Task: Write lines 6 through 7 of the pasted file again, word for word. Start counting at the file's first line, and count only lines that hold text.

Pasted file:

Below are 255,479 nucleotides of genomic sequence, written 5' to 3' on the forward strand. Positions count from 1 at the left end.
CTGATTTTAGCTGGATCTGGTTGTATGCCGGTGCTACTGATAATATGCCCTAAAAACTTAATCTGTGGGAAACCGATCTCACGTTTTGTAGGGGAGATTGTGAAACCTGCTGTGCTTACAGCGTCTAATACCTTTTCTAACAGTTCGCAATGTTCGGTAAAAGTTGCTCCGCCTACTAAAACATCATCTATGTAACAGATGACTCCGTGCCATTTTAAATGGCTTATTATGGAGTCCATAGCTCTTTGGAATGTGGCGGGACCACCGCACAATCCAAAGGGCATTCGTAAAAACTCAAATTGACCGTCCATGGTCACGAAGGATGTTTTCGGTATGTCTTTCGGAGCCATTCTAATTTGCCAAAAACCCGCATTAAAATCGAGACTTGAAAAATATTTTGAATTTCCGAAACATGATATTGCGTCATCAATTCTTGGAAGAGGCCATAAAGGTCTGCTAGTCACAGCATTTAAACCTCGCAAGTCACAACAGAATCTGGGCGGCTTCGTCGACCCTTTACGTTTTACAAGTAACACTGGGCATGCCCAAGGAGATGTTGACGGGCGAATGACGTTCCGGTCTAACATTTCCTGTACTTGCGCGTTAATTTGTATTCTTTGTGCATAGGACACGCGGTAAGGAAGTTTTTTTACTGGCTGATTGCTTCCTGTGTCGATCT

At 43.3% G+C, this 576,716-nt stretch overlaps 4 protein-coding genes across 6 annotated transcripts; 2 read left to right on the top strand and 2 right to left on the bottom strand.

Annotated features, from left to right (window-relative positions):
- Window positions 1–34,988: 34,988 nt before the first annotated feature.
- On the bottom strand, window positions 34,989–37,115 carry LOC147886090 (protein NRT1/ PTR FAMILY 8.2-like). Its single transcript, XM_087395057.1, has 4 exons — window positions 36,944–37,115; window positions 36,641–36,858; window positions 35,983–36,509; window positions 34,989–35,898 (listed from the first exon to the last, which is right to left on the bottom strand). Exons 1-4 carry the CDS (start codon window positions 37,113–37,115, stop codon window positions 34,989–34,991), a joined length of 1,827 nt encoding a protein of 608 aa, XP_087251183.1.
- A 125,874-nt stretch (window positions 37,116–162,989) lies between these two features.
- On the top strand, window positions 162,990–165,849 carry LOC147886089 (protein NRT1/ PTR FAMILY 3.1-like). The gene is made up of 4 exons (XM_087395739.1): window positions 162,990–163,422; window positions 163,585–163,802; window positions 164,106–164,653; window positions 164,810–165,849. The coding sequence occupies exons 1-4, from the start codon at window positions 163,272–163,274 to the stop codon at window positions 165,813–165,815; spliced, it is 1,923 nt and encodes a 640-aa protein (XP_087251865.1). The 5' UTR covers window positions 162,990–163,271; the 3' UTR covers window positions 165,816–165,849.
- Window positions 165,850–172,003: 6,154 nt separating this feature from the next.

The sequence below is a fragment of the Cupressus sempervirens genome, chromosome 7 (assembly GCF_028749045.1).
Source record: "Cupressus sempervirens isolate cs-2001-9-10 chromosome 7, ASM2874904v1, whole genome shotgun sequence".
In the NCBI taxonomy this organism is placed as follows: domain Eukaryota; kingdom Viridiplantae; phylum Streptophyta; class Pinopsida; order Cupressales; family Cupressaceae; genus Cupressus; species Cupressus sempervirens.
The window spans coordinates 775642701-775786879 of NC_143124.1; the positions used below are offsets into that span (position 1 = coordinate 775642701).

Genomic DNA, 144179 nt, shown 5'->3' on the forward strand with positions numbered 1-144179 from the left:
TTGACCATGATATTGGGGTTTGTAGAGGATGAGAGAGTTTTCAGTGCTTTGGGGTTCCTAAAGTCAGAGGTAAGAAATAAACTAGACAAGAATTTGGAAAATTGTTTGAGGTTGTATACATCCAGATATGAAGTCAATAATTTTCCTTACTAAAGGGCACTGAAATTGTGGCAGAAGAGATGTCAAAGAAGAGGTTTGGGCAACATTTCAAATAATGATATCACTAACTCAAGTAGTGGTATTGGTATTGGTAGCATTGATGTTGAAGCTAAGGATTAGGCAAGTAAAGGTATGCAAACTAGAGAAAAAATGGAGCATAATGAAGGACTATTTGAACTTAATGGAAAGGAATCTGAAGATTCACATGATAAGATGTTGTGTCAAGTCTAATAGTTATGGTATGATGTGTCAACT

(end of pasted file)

- On the bottom strand, window positions 34,989–37,115 carry LOC147886090 (protein NRT1/ PTR FAMILY 8.2-like). Its single transcript, XM_087395057.1, has 4 exons — window positions 36,944–37,115; window positions 36,641–36,858; window positions 35,983–36,509; window positions 34,989–35,898 (listed from the first exon to the last, which is right to left on the bottom strand). Exons 1-4 carry the CDS (start codon window positions 37,113–37,115, stop codon window positions 34,989–34,991), a joined length of 1,827 nt encoding a protein of 608 aa, XP_087251183.1.
- A 125,874-nt stretch (window positions 37,116–162,989) lies between these two features.